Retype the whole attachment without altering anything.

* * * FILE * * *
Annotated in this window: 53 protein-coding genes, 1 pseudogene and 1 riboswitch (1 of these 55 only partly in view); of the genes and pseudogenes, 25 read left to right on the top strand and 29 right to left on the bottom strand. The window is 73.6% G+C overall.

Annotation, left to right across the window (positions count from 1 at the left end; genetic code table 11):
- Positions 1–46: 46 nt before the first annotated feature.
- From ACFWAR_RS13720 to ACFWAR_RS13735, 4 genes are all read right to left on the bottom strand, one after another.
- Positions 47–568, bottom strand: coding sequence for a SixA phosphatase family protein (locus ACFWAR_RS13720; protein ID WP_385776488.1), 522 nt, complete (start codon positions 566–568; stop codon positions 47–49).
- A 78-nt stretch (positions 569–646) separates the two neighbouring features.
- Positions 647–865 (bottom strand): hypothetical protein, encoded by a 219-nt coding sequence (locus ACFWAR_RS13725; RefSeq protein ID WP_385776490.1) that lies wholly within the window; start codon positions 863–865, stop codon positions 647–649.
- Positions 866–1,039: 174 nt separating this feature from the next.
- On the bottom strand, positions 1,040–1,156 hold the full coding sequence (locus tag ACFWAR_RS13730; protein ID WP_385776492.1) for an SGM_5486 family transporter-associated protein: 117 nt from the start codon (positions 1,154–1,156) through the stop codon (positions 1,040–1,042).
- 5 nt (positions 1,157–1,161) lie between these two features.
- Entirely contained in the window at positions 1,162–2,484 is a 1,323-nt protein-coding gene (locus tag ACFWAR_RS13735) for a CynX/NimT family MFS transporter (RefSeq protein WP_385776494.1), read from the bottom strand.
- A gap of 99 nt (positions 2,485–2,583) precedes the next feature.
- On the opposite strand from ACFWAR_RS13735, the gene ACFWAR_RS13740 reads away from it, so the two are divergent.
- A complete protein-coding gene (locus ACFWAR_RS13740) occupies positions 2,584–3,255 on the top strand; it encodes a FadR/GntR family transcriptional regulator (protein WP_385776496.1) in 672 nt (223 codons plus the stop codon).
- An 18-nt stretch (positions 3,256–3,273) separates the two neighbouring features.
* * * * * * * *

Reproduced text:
Annotated in this window: 53 protein-coding genes, 1 pseudogene and 1 riboswitch (1 of these 55 only partly in view); of the genes and pseudogenes, 25 read left to right on the top strand and 29 right to left on the bottom strand. The window is 73.6% G+C overall.

Annotation, left to right across the window (positions count from 1 at the left end; genetic code table 11):
- Positions 1–46: 46 nt before the first annotated feature.
- From ACFWAR_RS13720 to ACFWAR_RS13735, 4 genes are all read right to left on the bottom strand, one after another.
- Positions 47–568, bottom strand: coding sequence for a SixA phosphatase family protein (locus ACFWAR_RS13720; protein ID WP_385776488.1), 522 nt, complete (start codon positions 566–568; stop codon positions 47–49).
- A 78-nt stretch (positions 569–646) separates the two neighbouring features.
- Positions 647–865 (bottom strand): hypothetical protein, encoded by a 219-nt coding sequence (locus ACFWAR_RS13725; RefSeq protein ID WP_385776490.1) that lies wholly within the window; start codon positions 863–865, stop codon positions 647–649.
- Positions 866–1,039: 174 nt separating this feature from the next.
- On the bottom strand, positions 1,040–1,156 hold the full coding sequence (locus tag ACFWAR_RS13730; protein ID WP_385776492.1) for an SGM_5486 family transporter-associated protein: 117 nt from the start codon (positions 1,154–1,156) through the stop codon (positions 1,040–1,042).
- 5 nt (positions 1,157–1,161) lie between these two features.
- Entirely contained in the window at positions 1,162–2,484 is a 1,323-nt protein-coding gene (locus tag ACFWAR_RS13735) for a CynX/NimT family MFS transporter (RefSeq protein WP_385776494.1), read from the bottom strand.
- A gap of 99 nt (positions 2,485–2,583) precedes the next feature.
- On the opposite strand from ACFWAR_RS13735, the gene ACFWAR_RS13740 reads away from it, so the two are divergent.
- A complete protein-coding gene (locus ACFWAR_RS13740) occupies positions 2,584–3,255 on the top strand; it encodes a FadR/GntR family transcriptional regulator (protein WP_385776496.1) in 672 nt (223 codons plus the stop codon).
- An 18-nt stretch (positions 3,256–3,273) separates the two neighbouring features.